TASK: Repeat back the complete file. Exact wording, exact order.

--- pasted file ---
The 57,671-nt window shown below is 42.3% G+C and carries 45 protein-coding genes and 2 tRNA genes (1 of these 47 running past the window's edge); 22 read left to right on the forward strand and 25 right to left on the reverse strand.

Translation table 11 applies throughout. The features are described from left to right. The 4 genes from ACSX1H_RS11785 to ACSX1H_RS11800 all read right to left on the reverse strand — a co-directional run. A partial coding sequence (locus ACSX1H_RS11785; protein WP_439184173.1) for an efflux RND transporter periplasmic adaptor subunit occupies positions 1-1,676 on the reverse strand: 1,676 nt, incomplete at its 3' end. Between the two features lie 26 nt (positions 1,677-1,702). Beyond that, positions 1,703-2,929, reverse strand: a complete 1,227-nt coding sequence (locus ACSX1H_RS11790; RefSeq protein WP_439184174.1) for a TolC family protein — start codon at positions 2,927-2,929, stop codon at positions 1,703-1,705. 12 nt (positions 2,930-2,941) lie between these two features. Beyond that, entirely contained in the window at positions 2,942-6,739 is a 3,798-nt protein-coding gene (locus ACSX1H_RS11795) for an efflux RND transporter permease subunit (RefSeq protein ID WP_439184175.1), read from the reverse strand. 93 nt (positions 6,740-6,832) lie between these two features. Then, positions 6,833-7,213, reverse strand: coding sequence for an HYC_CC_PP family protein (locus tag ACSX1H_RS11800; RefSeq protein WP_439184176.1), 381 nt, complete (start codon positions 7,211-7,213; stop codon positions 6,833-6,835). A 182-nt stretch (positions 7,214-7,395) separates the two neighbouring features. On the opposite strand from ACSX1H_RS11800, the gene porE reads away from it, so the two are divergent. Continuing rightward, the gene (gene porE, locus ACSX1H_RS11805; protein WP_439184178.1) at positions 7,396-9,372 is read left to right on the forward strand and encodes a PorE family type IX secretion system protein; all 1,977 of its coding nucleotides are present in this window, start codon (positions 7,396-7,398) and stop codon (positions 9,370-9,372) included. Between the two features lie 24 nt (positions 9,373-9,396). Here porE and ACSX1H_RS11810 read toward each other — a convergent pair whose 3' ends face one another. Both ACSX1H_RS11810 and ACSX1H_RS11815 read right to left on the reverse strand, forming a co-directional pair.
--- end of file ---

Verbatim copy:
The 57,671-nt window shown below is 42.3% G+C and carries 45 protein-coding genes and 2 tRNA genes (1 of these 47 running past the window's edge); 22 read left to right on the forward strand and 25 right to left on the reverse strand.

Translation table 11 applies throughout. The features are described from left to right. The 4 genes from ACSX1H_RS11785 to ACSX1H_RS11800 all read right to left on the reverse strand — a co-directional run. A partial coding sequence (locus ACSX1H_RS11785; protein WP_439184173.1) for an efflux RND transporter periplasmic adaptor subunit occupies positions 1-1,676 on the reverse strand: 1,676 nt, incomplete at its 3' end. Between the two features lie 26 nt (positions 1,677-1,702). Beyond that, positions 1,703-2,929, reverse strand: a complete 1,227-nt coding sequence (locus ACSX1H_RS11790; RefSeq protein WP_439184174.1) for a TolC family protein — start codon at positions 2,927-2,929, stop codon at positions 1,703-1,705. 12 nt (positions 2,930-2,941) lie between these two features. Beyond that, entirely contained in the window at positions 2,942-6,739 is a 3,798-nt protein-coding gene (locus ACSX1H_RS11795) for an efflux RND transporter permease subunit (RefSeq protein ID WP_439184175.1), read from the reverse strand. 93 nt (positions 6,740-6,832) lie between these two features. Then, positions 6,833-7,213, reverse strand: coding sequence for an HYC_CC_PP family protein (locus tag ACSX1H_RS11800; RefSeq protein WP_439184176.1), 381 nt, complete (start codon positions 7,211-7,213; stop codon positions 6,833-6,835). A 182-nt stretch (positions 7,214-7,395) separates the two neighbouring features. On the opposite strand from ACSX1H_RS11800, the gene porE reads away from it, so the two are divergent. Continuing rightward, the gene (gene porE, locus ACSX1H_RS11805; protein WP_439184178.1) at positions 7,396-9,372 is read left to right on the forward strand and encodes a PorE family type IX secretion system protein; all 1,977 of its coding nucleotides are present in this window, start codon (positions 7,396-7,398) and stop codon (positions 9,370-9,372) included. Between the two features lie 24 nt (positions 9,373-9,396). Here porE and ACSX1H_RS11810 read toward each other — a convergent pair whose 3' ends face one another. Both ACSX1H_RS11810 and ACSX1H_RS11815 read right to left on the reverse strand, forming a co-directional pair.